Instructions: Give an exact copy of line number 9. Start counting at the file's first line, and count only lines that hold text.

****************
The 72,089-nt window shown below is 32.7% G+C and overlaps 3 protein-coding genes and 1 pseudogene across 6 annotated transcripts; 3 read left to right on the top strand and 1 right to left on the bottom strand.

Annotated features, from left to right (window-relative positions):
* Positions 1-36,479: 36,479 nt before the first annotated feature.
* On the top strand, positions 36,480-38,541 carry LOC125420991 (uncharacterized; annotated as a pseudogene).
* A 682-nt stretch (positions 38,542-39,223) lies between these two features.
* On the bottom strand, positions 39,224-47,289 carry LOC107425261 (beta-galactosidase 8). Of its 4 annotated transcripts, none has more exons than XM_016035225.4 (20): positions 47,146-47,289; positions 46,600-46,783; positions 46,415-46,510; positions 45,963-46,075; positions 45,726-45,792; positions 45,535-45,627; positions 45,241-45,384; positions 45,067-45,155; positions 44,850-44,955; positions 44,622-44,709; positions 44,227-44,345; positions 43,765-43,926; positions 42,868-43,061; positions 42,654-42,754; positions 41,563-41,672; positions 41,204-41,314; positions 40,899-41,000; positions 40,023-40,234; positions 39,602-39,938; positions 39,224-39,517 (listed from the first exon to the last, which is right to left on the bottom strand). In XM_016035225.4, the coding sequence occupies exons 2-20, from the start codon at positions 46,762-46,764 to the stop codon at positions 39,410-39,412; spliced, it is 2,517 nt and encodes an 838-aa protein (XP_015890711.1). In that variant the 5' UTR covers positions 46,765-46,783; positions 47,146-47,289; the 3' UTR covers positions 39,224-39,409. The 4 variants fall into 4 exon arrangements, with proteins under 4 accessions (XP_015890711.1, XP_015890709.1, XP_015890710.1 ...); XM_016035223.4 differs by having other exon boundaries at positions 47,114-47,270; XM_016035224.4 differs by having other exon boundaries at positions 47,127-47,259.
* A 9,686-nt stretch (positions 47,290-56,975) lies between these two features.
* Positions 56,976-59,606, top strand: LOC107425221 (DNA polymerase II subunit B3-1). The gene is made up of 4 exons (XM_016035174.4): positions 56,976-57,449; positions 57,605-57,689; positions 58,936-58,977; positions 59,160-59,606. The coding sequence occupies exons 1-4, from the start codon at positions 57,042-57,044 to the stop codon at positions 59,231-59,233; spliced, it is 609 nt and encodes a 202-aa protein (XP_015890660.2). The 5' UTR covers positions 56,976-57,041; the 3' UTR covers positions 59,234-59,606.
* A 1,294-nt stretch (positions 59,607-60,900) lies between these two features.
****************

* A 1,294-nt stretch (positions 59,607-60,900) lies between these two features.